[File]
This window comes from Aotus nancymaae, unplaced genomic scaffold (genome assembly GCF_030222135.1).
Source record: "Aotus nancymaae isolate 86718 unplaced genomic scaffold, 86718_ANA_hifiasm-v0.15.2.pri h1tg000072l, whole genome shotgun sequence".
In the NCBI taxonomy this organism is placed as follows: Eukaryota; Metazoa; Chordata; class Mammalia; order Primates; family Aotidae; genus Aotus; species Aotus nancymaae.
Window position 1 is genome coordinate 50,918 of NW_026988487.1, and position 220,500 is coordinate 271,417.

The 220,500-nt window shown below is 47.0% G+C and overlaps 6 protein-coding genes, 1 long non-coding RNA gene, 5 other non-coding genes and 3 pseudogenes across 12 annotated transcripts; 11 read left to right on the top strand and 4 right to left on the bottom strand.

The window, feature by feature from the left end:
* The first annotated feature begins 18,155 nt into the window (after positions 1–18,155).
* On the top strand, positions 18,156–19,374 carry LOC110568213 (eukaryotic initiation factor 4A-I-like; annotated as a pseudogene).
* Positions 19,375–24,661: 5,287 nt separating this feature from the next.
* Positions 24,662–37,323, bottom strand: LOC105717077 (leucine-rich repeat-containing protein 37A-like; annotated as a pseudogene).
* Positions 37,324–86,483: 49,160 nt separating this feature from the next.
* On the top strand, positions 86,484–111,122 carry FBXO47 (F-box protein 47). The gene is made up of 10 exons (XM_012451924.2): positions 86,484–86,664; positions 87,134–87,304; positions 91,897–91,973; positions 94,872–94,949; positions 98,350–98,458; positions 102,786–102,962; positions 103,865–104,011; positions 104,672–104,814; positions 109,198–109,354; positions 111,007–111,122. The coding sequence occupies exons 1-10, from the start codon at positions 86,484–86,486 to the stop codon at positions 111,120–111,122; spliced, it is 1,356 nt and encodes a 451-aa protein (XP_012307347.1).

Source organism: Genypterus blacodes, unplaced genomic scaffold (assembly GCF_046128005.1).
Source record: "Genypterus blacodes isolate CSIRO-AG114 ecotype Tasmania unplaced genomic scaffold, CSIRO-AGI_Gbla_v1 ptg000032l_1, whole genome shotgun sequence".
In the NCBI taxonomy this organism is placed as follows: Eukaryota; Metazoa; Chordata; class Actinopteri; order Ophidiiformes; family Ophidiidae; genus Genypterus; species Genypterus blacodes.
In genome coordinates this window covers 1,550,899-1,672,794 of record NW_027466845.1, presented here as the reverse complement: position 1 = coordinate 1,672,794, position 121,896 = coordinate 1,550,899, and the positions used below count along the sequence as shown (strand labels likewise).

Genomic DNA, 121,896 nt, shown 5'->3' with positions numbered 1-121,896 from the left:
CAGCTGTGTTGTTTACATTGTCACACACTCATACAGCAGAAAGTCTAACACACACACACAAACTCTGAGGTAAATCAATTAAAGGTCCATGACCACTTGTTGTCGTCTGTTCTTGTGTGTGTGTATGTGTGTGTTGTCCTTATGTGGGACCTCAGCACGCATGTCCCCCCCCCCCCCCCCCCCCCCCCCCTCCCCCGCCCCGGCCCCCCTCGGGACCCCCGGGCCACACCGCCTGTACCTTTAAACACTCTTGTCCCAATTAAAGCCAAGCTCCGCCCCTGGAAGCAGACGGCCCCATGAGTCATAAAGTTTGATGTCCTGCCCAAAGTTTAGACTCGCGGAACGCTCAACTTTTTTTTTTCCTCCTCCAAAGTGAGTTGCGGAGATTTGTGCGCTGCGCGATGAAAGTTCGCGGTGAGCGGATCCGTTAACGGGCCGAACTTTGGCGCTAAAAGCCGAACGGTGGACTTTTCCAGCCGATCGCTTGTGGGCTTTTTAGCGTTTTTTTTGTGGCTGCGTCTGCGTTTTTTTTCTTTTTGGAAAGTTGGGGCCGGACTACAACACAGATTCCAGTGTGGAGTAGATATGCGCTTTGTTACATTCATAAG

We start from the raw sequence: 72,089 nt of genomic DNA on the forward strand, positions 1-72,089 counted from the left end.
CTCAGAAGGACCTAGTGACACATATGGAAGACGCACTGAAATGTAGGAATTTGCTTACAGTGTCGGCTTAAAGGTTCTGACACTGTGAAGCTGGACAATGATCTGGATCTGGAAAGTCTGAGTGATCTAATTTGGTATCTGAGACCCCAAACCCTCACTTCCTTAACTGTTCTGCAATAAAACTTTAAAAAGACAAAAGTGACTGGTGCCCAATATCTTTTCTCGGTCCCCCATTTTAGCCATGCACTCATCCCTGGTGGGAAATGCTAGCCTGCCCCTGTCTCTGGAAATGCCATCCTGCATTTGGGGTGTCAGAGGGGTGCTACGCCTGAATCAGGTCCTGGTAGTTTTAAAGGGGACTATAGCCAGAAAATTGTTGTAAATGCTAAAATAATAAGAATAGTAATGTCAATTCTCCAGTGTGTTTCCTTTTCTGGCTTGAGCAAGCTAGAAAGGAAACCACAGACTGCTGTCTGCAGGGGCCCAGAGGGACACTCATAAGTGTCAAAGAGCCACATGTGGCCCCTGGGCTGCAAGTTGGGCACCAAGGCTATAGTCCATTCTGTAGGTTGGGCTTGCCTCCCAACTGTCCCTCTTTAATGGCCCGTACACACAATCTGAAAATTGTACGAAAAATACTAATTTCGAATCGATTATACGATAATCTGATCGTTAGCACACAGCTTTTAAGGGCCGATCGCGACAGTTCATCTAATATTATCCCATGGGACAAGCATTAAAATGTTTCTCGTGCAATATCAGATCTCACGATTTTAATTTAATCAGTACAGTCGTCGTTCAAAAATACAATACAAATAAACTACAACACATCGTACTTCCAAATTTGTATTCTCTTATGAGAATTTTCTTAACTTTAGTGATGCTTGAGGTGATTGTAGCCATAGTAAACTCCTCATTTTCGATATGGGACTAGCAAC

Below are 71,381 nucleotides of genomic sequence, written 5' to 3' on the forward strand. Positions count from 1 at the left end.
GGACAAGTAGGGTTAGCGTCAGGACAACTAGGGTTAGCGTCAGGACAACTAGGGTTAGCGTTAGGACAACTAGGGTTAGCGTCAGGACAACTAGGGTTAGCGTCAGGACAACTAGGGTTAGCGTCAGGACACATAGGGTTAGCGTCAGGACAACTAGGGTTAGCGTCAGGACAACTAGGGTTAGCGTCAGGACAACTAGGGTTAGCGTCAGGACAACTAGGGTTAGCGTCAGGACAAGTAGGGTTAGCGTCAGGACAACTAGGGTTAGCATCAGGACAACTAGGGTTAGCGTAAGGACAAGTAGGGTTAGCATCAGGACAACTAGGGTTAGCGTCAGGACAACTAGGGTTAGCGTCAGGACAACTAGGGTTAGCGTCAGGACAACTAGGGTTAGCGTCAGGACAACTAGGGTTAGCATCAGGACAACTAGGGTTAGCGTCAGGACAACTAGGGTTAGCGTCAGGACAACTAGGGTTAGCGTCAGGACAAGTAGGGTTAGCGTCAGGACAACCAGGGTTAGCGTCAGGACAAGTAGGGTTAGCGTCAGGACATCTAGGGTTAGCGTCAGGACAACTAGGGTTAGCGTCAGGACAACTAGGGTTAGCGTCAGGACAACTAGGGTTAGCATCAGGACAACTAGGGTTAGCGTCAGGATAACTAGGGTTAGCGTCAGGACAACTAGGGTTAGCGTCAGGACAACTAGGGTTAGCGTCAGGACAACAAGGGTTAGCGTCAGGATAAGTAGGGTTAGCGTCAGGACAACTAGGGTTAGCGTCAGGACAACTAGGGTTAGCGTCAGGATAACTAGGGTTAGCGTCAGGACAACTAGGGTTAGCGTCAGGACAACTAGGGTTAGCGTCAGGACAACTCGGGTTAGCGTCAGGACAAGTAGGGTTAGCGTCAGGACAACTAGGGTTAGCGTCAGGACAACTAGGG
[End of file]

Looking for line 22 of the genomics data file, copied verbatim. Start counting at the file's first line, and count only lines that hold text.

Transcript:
GGACAAGTAGGGTTAGCGTCAGGACAACTAGGGTTAGCGTCAGGACAACTAGGGTTAGCGTTAGGACAACTAGGGTTAGCGTCAGGACAACTAGGGTTAGCGTCAGGACAACTAGGGTTAGCGTCAGGACACATAGGGTTAGCGTCAGGACAACTAGGGTTAGCGTCAGGACAACTAGGGTTAGCGTCAGGACAACTAGGGTTAGCGTCAGGACAACTAGGGTTAGCGTCAGGACAAGTAGGGTTAGCGTCAGGACAACTAGGGTTAGCATCAGGACAACTAGGGTTAGCGTAAGGACAAGTAGGGTTAGCATCAGGACAACTAGGGTTAGCGTCAGGACAACTAGGGTTAGCGTCAGGACAACTAGGGTTAGCGTCAGGACAACTAGGGTTAGCGTCAGGACAACTAGGGTTAGCATCAGGACAACTAGGGTTAGCGTCAGGACAACTAGGGTTAGCGTCAGGACAACTAGGGTTAGCGTCAGGACAAGTAGGGTTAGCGTCAGGACAACCAGGGTTAGCGTCAGGACAAGTAGGGTTAGCGTCAGGACATCTAGGGTTAGCGTCAGGACAACTAGGGTTAGCGTCAGGACAACTAGGGTTAGCGTCAGGACAACTAGGGTTAGCATCAGGACAACTAGGGTTAGCGTCAGGATAACTAGGGTTAGCGTCAGGACAACTAGGGTTAGCGTCAGGACAACTAGGGTTAGCGTCAGGACAACAAGGGTTAGCGTCAGGATAAGTAGGGTTAGCGTCAGGACAACTAGGGTTAGCGTCAGGACAACTAGGGTTAGCGTCAGGATAACTAGGGTTAGCGTCAGGACAACTAGGGTTAGCGTCAGGACAACTAGGGTTAGCGTCAGGACAACTCGGGTTAGCGTCAGGACAAGTAGGGTTAGCGTCAGGACAACTAGGGTTAGCGTCAGGACAACTAGGG